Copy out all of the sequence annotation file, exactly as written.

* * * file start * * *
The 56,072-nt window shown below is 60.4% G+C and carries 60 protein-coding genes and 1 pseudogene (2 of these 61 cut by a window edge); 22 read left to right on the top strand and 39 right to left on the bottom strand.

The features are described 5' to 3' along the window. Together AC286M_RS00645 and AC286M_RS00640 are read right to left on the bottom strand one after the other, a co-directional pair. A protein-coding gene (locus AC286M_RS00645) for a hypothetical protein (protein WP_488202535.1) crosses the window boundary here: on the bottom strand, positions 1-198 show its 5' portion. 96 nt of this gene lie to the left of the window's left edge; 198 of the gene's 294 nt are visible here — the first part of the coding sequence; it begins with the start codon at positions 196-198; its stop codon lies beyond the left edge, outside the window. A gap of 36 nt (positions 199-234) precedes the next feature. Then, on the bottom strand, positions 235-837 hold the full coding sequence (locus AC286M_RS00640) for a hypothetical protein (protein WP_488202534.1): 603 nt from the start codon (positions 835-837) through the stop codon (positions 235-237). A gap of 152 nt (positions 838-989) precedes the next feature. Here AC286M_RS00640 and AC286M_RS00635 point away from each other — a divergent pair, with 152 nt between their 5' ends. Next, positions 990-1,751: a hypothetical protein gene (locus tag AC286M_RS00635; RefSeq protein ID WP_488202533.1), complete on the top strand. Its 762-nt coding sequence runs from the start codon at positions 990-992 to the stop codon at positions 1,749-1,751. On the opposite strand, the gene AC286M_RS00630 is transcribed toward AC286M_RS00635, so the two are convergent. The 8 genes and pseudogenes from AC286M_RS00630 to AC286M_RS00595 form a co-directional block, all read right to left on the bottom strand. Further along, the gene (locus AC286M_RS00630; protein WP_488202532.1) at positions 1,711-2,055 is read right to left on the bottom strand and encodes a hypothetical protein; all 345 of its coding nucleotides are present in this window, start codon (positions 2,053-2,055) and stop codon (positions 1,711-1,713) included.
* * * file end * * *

The 56,072-nt window shown below is 60.4% G+C and carries 60 protein-coding genes and 1 pseudogene (2 of these 61 cut by a window edge); 22 read left to right on the top strand and 39 right to left on the bottom strand.

The features are described 5' to 3' along the window. Together AC286M_RS00645 and AC286M_RS00640 are read right to left on the bottom strand one after the other, a co-directional pair. A protein-coding gene (locus AC286M_RS00645) for a hypothetical protein (protein WP_488202535.1) crosses the window boundary here: on the bottom strand, positions 1-198 show its 5' portion. 96 nt of this gene lie to the left of the window's left edge; 198 of the gene's 294 nt are visible here — the first part of the coding sequence; it begins with the start codon at positions 196-198; its stop codon lies beyond the left edge, outside the window. A gap of 36 nt (positions 199-234) precedes the next feature. Then, on the bottom strand, positions 235-837 hold the full coding sequence (locus AC286M_RS00640) for a hypothetical protein (protein WP_488202534.1): 603 nt from the start codon (positions 835-837) through the stop codon (positions 235-237). A gap of 152 nt (positions 838-989) precedes the next feature. Here AC286M_RS00640 and AC286M_RS00635 point away from each other — a divergent pair, with 152 nt between their 5' ends. Next, positions 990-1,751: a hypothetical protein gene (locus tag AC286M_RS00635; RefSeq protein ID WP_488202533.1), complete on the top strand. Its 762-nt coding sequence runs from the start codon at positions 990-992 to the stop codon at positions 1,749-1,751. On the opposite strand, the gene AC286M_RS00630 is transcribed toward AC286M_RS00635, so the two are convergent. The 8 genes and pseudogenes from AC286M_RS00630 to AC286M_RS00595 form a co-directional block, all read right to left on the bottom strand. Further along, the gene (locus AC286M_RS00630; protein WP_488202532.1) at positions 1,711-2,055 is read right to left on the bottom strand and encodes a hypothetical protein; all 345 of its coding nucleotides are present in this window, start codon (positions 2,053-2,055) and stop codon (positions 1,711-1,713) included.